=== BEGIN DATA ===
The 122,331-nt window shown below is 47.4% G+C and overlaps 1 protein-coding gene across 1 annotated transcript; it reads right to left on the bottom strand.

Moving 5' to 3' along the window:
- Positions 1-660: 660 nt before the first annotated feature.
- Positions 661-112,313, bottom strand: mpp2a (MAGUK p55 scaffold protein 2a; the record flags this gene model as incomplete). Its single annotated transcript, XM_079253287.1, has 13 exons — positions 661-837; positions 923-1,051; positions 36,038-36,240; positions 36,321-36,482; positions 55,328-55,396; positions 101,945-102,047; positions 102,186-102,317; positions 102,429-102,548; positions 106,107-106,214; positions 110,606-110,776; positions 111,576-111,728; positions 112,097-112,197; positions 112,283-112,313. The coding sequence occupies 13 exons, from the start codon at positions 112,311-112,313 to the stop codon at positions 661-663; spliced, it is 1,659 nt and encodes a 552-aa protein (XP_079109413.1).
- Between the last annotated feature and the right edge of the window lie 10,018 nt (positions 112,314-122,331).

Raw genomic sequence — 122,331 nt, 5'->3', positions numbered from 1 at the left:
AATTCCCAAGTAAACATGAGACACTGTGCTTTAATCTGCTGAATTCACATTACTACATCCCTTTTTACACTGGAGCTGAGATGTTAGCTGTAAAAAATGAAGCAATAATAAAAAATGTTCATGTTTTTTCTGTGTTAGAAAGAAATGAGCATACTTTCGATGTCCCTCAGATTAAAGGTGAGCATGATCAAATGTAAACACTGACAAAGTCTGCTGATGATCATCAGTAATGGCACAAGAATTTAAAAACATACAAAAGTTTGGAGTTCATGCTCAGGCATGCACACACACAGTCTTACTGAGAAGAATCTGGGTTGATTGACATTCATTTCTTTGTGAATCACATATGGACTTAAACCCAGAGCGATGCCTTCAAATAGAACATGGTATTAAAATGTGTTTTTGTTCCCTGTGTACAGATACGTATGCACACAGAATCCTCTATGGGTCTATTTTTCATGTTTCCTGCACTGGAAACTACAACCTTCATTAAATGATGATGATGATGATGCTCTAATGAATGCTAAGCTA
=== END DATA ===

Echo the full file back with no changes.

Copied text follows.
The 122,331-nt window shown below is 47.4% G+C and overlaps 1 protein-coding gene across 1 annotated transcript; it reads right to left on the bottom strand.

Moving 5' to 3' along the window:
- Positions 1-660: 660 nt before the first annotated feature.
- Positions 661-112,313, bottom strand: mpp2a (MAGUK p55 scaffold protein 2a; the record flags this gene model as incomplete). Its single annotated transcript, XM_079253287.1, has 13 exons — positions 661-837; positions 923-1,051; positions 36,038-36,240; positions 36,321-36,482; positions 55,328-55,396; positions 101,945-102,047; positions 102,186-102,317; positions 102,429-102,548; positions 106,107-106,214; positions 110,606-110,776; positions 111,576-111,728; positions 112,097-112,197; positions 112,283-112,313. The coding sequence occupies 13 exons, from the start codon at positions 112,311-112,313 to the stop codon at positions 661-663; spliced, it is 1,659 nt and encodes a 552-aa protein (XP_079109413.1).
- Between the last annotated feature and the right edge of the window lie 10,018 nt (positions 112,314-122,331).

Raw genomic sequence — 122,331 nt, 5'->3', positions numbered from 1 at the left:
AATTCCCAAGTAAACATGAGACACTGTGCTTTAATCTGCTGAATTCACATTACTACATCCCTTTTTACACTGGAGCTGAGATGTTAGCTGTAAAAAATGAAGCAATAATAAAAAATGTTCATGTTTTTTCTGTGTTAGAAAGAAATGAGCATACTTTCGATGTCCCTCAGATTAAAGGTGAGCATGATCAAATGTAAACACTGACAAAGTCTGCTGATGATCATCAGTAATGGCACAAGAATTTAAAAACATACAAAAGTTTGGAGTTCATGCTCAGGCATGCACACACACAGTCTTACTGAGAAGAATCTGGGTTGATTGACATTCATTTCTTTGTGAATCACATATGGACTTAAACCCAGAGCGATGCCTTCAAATAGAACATGGTATTAAAATGTGTTTTTGTTCCCTGTGTACAGATACGTATGCACACAGAATCCTCTATGGGTCTATTTTTCATGTTTCCTGCACTGGAAACTACAACCTTCATTAAATGATGATGATGATGATGCTCTAATGAATGCTAAGCTA